Today in legal history...

Saturday, December 18, 2010

Second Circuit ruled for government in post-9/11 detention case

On December 18, 2009, the US Court of Appeals for the Second Circuit ruled that post-arrest detention is legal in cases where the detainees are reasonably detained. The case, Turkmen v. Ashcroft, challenged the alleged racial profiling, arbitrary detention and abuse of Muslim, Arab and South Asian men detained after September 11, 2001. The ruling affirmed that immigration law can be used as a pretext for detention, and that there is "no authority clearly establishing an equal protection right to be free of selective enforcement of the immigration laws based on national origin, race, or religion at the time of plaintiffs' detentions."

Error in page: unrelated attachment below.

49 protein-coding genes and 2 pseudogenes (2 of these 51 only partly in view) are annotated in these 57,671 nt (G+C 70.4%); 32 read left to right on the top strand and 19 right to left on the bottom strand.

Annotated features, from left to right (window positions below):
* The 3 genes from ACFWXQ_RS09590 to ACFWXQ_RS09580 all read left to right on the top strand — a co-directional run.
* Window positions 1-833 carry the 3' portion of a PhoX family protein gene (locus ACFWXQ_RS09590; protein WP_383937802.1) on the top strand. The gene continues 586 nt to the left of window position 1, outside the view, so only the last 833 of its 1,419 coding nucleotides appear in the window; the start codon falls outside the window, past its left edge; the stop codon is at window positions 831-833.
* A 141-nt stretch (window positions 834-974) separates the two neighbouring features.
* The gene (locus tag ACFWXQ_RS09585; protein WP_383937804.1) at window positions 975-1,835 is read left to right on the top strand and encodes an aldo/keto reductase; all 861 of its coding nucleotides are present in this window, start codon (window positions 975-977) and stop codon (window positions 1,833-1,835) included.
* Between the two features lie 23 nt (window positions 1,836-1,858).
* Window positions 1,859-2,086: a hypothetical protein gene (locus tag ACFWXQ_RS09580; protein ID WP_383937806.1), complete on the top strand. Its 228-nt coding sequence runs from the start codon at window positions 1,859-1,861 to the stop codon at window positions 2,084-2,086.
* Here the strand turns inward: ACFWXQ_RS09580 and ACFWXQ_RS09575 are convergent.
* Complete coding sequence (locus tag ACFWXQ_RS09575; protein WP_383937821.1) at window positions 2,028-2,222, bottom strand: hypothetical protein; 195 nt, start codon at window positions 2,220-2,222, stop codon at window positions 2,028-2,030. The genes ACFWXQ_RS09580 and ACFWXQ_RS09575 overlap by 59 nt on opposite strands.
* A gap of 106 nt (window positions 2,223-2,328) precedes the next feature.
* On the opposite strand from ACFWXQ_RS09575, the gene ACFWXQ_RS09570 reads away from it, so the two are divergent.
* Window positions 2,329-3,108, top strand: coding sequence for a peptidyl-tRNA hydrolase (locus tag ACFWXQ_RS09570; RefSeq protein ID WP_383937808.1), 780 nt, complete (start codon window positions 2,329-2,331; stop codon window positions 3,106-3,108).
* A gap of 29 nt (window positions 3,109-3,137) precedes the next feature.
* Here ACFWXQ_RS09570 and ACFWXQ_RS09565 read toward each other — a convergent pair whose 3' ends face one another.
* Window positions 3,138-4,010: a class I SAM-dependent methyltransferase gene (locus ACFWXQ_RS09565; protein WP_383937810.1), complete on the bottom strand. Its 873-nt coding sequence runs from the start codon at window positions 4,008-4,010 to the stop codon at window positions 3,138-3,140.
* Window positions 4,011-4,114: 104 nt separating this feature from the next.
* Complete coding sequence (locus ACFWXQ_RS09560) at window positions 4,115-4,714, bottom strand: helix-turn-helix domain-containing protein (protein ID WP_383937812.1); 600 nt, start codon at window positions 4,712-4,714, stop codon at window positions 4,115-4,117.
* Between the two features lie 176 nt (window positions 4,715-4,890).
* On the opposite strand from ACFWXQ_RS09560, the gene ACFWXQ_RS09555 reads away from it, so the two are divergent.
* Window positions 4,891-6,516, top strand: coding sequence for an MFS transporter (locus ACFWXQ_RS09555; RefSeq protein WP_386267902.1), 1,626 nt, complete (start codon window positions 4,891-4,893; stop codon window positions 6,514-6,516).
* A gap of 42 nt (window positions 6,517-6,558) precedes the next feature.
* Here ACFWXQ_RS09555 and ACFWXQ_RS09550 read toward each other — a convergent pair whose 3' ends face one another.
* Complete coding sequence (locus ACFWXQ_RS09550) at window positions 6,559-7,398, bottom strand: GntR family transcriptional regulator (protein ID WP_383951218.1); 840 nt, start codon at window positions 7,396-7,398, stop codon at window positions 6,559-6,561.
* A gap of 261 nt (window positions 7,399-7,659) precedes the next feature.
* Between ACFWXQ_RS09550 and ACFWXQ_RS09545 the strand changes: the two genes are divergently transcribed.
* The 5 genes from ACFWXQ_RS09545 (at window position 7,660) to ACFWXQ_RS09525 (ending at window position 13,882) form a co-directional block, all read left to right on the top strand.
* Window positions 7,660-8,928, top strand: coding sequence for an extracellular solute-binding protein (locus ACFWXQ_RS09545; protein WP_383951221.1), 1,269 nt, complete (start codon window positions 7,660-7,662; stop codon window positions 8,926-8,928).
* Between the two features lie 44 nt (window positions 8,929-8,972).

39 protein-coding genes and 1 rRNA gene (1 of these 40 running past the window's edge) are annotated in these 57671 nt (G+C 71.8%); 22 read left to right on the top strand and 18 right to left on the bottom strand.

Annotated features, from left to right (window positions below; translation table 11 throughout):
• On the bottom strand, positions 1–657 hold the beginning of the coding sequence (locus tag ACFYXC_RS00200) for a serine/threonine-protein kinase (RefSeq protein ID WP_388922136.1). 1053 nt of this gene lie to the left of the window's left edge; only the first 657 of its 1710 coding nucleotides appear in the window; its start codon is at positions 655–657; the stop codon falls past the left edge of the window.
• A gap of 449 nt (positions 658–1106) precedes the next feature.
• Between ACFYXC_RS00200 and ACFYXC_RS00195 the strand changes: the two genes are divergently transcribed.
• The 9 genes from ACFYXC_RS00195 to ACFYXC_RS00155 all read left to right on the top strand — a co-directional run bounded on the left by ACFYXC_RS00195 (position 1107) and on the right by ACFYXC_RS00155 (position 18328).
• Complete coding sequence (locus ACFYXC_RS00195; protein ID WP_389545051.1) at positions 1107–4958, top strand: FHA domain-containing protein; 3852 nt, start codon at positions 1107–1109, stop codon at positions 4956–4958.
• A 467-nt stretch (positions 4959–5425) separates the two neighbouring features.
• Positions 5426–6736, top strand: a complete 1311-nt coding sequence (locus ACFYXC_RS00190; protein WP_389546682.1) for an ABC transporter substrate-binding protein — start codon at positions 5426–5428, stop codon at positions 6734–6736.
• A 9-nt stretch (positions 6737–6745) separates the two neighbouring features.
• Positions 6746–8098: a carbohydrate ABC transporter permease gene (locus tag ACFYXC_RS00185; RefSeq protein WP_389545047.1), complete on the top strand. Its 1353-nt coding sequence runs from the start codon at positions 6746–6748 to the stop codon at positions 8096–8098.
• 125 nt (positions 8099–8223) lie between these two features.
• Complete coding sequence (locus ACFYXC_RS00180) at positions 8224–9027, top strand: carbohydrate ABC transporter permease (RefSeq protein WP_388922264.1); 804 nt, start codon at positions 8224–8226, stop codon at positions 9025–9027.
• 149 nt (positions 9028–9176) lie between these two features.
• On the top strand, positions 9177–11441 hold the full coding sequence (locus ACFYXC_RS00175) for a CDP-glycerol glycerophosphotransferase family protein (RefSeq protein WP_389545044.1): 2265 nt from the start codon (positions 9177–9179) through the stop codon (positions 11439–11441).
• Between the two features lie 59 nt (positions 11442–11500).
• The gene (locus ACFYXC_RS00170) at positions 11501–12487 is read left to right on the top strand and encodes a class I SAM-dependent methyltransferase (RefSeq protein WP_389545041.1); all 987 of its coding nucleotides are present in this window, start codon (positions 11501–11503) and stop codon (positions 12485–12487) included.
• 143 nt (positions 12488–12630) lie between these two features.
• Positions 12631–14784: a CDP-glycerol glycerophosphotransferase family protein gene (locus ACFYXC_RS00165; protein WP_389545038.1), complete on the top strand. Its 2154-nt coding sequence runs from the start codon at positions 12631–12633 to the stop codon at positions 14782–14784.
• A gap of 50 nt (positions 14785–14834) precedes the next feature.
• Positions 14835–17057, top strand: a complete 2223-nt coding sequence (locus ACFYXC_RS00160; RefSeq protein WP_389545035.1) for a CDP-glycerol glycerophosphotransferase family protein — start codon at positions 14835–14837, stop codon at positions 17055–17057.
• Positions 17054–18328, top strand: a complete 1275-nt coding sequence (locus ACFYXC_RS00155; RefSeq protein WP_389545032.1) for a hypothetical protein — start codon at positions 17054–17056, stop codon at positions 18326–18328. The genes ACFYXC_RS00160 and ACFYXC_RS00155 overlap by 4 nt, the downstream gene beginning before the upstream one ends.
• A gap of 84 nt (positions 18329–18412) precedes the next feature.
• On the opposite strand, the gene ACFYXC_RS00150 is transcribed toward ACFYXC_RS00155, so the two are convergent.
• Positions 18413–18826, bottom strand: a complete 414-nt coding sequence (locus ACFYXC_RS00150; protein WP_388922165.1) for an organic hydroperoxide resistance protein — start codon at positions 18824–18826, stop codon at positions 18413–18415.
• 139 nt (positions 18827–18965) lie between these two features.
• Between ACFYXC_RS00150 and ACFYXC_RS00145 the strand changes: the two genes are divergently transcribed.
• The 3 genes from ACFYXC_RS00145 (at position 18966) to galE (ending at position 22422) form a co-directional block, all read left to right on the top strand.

Learn more about detentions by the US government from the JURIST news archive.

Link post | IM post | go to JURIST | © JURIST, 2010


 Supreme Court applies Free Exercise Clause to state governments
May 20, 2018

 UK parliament rejected J.S. Mill's proposal to give women the vote
May 20, 2018

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